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Media Culture in Delaware Shifting, Thanks to NPR-Member Radio

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Micheline Boudreau

For Micheline Boudreau, it started with a question.

A native of Boston, she had spent a few years, with her husband, living in other parts of the country and building their careers, hers in public broadcasting, when they landed in Delaware—the only state in the union without its own National Public Radio member station. WHYY of Philadelphia maintained a television studio in Wilmington, where it produced the “Delaware Tonight” newscast on Channel 12, and Boudreau worked happily there as the news director. But she couldn’t help asking why the state didn’t have an NPR station exclusively its own.

The need existed. Many of WHYY’s Delaware crew saw it clearly when the station cut coverage of the Democratic primary in 2008—the year gubernatorial candidates Jack Markell and John Carney faced off in one of the hottest contests in state history—for on-air fundraising. The implication: WHYY cared far more about Philadelphia and New Jersey than Delaware.

WHYY was not alone. Media everywhere were pulling out of Delaware. Television station WPVI of Philadelphia had  closed its Delaware bureau. WBOC in Salisbury, Md., had cut back coverage downstate. WILM, an institution on the local AM radio waves, had long since been sold to national giant Clear Channel, and its local news coverage had decreased. The papers were growing ever thinner.

By then Boudreau, expecting her second child, had lived here seven years. “Personally, I had become much more aware of Delaware as my state, my home. It’s a great place,” she says. “Professionally, it was alarming to be a journalist here. We could be victims of those cutbacks, or we could do something about it.”

In July 2009 Boudreau, with associates from WHYY and elsewhere, founded the online statewide news service, Delaware First Media, based at the University of Delaware. By June 2010 it was streaming live news from its base at UD, but from the beginning, the board members had intended to start a radio station.

It happened faster than anyone imagined.

Based in a double-wide modular home on the campus of Delaware State University in Dover,  91.1FM WDDE has broadcast state and national news since August 2012. The signal emanates from a tower in Felton, reaching from northern Sussex to the very southernmost part of New Castle County. Thanks to a recent agreement with the Brandywine School District, Delaware First has started transmitting from the student station at Mount Pleasant High School. That means the 10,000 upstaters who streamed WDDE on their computers every day are now able to tune in at 91.7FM.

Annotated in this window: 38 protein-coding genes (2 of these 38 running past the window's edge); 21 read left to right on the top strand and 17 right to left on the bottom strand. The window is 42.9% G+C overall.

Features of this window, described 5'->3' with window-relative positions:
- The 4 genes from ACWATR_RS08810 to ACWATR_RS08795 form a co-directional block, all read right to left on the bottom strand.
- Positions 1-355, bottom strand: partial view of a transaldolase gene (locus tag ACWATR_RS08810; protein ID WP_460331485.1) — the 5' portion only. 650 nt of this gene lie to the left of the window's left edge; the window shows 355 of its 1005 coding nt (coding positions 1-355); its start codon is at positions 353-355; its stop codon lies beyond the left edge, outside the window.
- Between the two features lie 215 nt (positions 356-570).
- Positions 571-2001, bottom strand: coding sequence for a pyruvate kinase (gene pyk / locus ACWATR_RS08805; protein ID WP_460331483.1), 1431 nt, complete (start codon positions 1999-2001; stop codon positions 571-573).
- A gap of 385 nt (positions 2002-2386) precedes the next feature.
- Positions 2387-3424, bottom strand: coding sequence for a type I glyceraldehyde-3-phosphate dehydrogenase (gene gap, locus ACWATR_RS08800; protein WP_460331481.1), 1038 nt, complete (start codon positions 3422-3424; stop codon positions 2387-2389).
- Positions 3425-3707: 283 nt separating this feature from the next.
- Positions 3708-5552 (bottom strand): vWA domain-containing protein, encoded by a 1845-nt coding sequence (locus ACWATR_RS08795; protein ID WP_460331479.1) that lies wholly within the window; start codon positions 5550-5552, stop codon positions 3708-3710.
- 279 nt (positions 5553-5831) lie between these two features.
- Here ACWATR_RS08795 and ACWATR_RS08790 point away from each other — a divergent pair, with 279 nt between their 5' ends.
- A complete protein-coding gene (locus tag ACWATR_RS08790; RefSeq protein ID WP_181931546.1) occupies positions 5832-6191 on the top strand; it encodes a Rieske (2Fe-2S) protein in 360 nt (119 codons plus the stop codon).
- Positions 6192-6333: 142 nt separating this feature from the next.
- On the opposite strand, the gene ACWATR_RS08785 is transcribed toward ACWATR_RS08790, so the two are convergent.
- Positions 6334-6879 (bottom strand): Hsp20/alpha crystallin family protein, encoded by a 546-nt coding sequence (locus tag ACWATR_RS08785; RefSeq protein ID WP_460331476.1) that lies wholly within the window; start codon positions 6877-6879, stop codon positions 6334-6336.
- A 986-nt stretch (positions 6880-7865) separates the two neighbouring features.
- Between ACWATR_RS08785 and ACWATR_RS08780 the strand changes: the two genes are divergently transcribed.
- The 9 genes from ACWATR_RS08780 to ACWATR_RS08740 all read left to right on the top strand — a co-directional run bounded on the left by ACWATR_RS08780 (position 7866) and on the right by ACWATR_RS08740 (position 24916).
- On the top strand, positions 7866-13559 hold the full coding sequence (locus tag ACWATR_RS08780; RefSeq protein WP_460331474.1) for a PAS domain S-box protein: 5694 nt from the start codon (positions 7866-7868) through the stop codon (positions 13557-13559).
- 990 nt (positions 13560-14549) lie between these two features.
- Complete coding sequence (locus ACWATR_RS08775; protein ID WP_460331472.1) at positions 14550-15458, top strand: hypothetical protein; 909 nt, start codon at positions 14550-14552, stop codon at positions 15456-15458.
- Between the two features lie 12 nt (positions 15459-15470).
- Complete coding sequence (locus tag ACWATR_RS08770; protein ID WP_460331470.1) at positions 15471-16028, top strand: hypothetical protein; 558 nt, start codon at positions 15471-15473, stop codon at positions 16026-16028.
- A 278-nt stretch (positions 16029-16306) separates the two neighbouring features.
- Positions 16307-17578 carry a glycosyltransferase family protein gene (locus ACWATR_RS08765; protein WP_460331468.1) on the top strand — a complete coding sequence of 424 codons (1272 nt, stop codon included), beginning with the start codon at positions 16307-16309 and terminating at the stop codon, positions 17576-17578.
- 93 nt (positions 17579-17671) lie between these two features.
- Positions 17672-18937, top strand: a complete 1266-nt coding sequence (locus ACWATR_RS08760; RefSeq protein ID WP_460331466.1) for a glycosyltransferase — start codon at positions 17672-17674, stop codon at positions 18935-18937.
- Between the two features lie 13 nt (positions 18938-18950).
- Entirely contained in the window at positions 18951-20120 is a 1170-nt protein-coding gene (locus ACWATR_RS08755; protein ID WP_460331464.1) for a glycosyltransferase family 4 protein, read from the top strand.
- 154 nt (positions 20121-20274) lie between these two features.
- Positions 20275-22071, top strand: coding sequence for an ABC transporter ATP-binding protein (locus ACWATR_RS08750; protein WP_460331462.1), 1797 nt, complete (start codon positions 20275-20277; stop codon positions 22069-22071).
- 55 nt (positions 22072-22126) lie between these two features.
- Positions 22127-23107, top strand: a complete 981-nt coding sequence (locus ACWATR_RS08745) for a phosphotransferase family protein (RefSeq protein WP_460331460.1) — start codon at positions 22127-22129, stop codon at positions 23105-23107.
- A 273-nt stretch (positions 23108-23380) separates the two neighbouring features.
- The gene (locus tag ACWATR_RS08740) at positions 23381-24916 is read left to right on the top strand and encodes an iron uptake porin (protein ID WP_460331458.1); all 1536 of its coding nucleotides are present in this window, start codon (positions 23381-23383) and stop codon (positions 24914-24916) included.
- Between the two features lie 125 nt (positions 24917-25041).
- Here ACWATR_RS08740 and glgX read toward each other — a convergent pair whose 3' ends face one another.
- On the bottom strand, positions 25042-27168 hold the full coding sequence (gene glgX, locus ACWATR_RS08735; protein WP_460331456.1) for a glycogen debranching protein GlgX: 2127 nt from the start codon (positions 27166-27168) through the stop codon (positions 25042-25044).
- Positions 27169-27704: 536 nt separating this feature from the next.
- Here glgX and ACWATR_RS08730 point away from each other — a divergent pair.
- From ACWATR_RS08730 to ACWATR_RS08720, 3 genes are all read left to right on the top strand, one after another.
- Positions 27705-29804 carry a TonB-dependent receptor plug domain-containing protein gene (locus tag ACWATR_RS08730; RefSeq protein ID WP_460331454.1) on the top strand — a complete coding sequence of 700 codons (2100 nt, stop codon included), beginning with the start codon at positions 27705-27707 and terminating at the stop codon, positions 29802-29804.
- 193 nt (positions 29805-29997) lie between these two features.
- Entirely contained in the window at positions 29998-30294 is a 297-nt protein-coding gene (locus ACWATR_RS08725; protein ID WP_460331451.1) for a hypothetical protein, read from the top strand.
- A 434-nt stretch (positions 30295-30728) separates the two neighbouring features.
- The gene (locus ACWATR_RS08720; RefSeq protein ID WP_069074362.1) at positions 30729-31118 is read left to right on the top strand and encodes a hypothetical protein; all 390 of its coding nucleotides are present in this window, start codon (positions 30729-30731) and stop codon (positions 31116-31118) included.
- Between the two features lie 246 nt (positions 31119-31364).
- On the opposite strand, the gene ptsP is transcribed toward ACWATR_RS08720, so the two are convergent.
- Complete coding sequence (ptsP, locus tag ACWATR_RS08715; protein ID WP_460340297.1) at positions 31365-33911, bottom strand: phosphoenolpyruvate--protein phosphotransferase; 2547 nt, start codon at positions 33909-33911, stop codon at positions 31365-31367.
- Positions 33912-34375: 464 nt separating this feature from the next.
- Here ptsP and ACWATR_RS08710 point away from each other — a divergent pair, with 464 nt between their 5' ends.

In a little more than 18 months, Delaware’s first NPR member has gained an almost statewide reach. And it is still looking up.

“It’s been a fantastic experience,” says board chair Ann Ahl. “It’s really been a labor of love.”

WDDE and Delaware First are both part of the local community, and something distinctly apart. In a media landscape dominated by commercial news outlets, WDDE  and DFM claim the same duty to report local issues, but they have the latitude to go further on stories that can’t be encapsulated in a series of sound bites. WDDE listeners won’t hear local talk show hosts parsing the day’s headlines with any caller who cares to weigh in. Nor will they hear nationally syndicated hosts ranting for ratings. What listeners will find is thoughtful coverage of national and international issues and events related by some of the most trusted voices in radio, as well as Dela-centric programs such as “The Green”—an hour-long weekly news magazine—and a website that is constantly updated with the latest news.

Programming from NPR, Public Radio International and American Public Radio includes BBC World Service overnight, followed by NPR’s “Morning Edition.” The day continues with “BBC Newshour,” “Marketplace,” “Here and Now” and “Tell Me More.” Weekends are full of other great programs, including news like “Weekend Edition” and the BBC, as well as culture and entertainment such as “Mountain Stage,” “Sound Opinions” and  “Car Talk,” which now airs pre-recorded shows, but is still popular. In between is local news and weather.

It’s a wonderful thing—though it easily might not have happened. Step one was convincing donors that Delawareans should have an NPR station. “When you haven’t had something for a long time, you don’t see that you need it,” says Ahl, a former “Delaware Tonight” reporter. “Of course, you do.” DFM had a record of providing good news coverage via its website, and it had enough users to prove it. Current listeners have responded enthusiastically, sometimes delivering warm loaves of pumpkin bread to the station with their cash donations. 

Step two was getting the equipment up and running on schedule. In April 2011 DFM bought an FCC construction permit from a group that had been unable to finish building a new station in Kent County. DFM had 18 months to demonstrate it could broadcast, but an unexpected U.S. Circuit Court ruling in late July ended extensions for some construction permits. DFM found itself with a scant three weeks to prove itself or lose its shot until the FCC offered new construction applications. “It happens so infrequently, that it could have been another 10 years,” Boudreau says. And DFM didn’t have the funds or opportunity to buy an existing station.

“Everyone was telling us it was impossible,” Boudreau says. “Then I woke up one night wondering, Is it impossible, or just prohibitively difficult?” The founders scrambled to find engineers “crazy enough to help,” then got to work. 

“At 3 p.m. on a Friday afternoon, with a 5 p.m. deadline, I’m standing in the middle of a field, at the base of the [antenna] tower, feeding cable to the climbers,” Boudreau laughs. “It was insane. Who gets to do that?”